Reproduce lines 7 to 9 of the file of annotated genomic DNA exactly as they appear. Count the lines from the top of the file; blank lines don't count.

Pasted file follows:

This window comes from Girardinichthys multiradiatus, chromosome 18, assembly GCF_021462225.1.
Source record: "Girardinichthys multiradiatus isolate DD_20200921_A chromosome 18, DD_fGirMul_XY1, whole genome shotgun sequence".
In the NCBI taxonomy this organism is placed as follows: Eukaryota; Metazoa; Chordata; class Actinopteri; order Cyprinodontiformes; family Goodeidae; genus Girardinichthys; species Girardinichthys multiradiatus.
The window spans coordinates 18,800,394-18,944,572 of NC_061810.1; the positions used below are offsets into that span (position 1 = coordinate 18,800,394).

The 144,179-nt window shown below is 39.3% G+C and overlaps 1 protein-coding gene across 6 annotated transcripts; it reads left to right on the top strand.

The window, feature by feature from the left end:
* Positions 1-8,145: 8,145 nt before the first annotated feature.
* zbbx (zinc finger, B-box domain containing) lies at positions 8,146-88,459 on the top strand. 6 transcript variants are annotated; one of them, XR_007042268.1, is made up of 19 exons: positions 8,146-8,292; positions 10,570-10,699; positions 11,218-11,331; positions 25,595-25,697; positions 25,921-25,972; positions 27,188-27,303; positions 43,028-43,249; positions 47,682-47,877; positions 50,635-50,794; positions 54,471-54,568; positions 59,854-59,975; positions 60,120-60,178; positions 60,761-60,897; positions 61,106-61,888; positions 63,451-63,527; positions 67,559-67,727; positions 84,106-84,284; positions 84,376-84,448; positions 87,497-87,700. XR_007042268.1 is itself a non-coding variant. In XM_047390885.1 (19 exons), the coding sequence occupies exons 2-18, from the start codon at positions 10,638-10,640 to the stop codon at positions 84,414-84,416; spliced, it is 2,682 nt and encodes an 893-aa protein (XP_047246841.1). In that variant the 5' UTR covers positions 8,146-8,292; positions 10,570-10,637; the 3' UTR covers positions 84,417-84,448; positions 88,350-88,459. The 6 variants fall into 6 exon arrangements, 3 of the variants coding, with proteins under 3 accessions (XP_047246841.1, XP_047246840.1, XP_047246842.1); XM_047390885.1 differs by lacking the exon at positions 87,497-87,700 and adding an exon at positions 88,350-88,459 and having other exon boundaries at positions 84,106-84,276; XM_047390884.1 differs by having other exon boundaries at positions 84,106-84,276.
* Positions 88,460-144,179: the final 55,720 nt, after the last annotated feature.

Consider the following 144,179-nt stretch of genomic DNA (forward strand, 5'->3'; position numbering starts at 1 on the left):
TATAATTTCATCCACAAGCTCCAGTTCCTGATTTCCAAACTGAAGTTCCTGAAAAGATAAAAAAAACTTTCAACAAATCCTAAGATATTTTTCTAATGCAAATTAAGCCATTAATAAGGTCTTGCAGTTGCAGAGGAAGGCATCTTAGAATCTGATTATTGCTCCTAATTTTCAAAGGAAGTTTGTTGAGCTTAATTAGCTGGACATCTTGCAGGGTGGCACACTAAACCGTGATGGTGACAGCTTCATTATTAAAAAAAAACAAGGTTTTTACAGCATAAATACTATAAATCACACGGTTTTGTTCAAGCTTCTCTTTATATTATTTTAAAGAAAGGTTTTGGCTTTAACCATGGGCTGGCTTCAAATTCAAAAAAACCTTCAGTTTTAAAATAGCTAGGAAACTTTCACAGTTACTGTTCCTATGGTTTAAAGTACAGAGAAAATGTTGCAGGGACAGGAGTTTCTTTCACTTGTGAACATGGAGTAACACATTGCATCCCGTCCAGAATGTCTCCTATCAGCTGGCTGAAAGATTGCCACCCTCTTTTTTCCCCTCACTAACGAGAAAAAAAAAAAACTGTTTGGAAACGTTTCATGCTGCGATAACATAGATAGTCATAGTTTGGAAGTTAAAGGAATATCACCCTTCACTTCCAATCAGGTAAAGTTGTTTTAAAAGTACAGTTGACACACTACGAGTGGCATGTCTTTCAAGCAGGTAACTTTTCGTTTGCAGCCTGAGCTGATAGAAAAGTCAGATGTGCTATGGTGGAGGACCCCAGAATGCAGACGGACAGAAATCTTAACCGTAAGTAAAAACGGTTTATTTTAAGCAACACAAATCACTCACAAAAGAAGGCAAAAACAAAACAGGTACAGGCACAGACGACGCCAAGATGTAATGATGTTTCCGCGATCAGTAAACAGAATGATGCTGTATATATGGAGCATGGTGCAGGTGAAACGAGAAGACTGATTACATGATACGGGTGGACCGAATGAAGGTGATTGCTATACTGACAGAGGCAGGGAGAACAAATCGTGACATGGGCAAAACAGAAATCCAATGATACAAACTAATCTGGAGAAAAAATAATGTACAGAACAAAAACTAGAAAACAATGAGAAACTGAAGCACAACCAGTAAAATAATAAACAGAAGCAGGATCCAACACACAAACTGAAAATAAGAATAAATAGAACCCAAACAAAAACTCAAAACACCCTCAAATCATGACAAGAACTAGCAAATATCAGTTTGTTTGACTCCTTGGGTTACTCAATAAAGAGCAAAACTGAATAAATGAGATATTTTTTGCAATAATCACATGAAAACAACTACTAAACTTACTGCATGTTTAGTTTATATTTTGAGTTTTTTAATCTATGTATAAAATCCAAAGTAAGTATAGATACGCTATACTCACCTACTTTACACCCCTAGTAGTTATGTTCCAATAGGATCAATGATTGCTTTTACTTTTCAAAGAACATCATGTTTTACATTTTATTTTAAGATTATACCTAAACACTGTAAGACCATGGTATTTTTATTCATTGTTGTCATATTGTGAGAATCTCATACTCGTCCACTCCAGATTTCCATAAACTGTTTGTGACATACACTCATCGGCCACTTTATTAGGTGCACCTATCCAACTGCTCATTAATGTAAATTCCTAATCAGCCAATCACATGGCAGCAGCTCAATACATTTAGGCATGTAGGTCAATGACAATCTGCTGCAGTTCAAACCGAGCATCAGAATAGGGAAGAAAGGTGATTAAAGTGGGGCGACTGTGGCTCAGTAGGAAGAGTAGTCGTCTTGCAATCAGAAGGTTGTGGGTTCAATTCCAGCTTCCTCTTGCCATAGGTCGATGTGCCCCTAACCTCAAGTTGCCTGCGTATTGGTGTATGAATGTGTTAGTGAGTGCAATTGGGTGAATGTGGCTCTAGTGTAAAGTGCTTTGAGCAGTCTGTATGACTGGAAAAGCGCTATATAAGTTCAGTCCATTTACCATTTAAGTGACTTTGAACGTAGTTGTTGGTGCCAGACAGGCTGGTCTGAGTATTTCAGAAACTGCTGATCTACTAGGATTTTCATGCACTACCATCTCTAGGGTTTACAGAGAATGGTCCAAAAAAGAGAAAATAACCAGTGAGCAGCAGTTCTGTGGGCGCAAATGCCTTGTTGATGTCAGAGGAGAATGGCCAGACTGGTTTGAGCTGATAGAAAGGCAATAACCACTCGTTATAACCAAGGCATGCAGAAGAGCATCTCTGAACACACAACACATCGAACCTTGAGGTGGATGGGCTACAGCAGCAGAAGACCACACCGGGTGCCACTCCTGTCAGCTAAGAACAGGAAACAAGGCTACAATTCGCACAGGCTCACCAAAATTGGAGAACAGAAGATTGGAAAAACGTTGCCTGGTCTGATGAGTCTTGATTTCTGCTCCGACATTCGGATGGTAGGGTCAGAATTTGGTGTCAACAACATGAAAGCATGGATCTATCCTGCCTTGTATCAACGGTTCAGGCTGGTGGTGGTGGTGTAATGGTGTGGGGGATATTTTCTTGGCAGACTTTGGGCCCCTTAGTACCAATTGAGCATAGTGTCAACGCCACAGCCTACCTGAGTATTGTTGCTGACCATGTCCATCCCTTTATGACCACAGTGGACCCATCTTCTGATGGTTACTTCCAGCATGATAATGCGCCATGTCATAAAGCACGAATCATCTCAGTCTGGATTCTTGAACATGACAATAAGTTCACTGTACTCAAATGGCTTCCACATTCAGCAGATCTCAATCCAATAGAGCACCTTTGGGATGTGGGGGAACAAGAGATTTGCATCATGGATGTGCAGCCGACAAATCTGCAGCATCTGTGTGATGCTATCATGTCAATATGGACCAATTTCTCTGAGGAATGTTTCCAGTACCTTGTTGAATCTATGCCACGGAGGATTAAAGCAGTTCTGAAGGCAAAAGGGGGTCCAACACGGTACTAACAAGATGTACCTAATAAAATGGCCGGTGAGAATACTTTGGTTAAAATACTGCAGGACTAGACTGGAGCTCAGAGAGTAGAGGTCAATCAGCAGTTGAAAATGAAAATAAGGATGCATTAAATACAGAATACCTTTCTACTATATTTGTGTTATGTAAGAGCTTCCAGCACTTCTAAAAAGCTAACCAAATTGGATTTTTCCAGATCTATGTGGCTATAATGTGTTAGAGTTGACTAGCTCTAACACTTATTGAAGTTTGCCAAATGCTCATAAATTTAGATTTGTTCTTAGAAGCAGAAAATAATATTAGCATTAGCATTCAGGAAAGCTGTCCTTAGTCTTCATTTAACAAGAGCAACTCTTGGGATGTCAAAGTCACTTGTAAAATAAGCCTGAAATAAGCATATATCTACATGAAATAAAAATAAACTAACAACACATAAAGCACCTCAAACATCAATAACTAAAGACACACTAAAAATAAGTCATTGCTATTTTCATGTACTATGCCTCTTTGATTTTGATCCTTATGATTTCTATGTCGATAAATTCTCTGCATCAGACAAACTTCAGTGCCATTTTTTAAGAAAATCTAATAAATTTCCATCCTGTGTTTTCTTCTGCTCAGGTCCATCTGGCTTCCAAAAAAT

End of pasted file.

* Positions 1-8,145: 8,145 nt before the first annotated feature.
* zbbx (zinc finger, B-box domain containing) lies at positions 8,146-88,459 on the top strand. 6 transcript variants are annotated; one of them, XR_007042268.1, is made up of 19 exons: positions 8,146-8,292; positions 10,570-10,699; positions 11,218-11,331; positions 25,595-25,697; positions 25,921-25,972; positions 27,188-27,303; positions 43,028-43,249; positions 47,682-47,877; positions 50,635-50,794; positions 54,471-54,568; positions 59,854-59,975; positions 60,120-60,178; positions 60,761-60,897; positions 61,106-61,888; positions 63,451-63,527; positions 67,559-67,727; positions 84,106-84,284; positions 84,376-84,448; positions 87,497-87,700. XR_007042268.1 is itself a non-coding variant. In XM_047390885.1 (19 exons), the coding sequence occupies exons 2-18, from the start codon at positions 10,638-10,640 to the stop codon at positions 84,414-84,416; spliced, it is 2,682 nt and encodes an 893-aa protein (XP_047246841.1). In that variant the 5' UTR covers positions 8,146-8,292; positions 10,570-10,637; the 3' UTR covers positions 84,417-84,448; positions 88,350-88,459. The 6 variants fall into 6 exon arrangements, 3 of the variants coding, with proteins under 3 accessions (XP_047246841.1, XP_047246840.1, XP_047246842.1); XM_047390885.1 differs by lacking the exon at positions 87,497-87,700 and adding an exon at positions 88,350-88,459 and having other exon boundaries at positions 84,106-84,276; XM_047390884.1 differs by having other exon boundaries at positions 84,106-84,276.
* Positions 88,460-144,179: the final 55,720 nt, after the last annotated feature.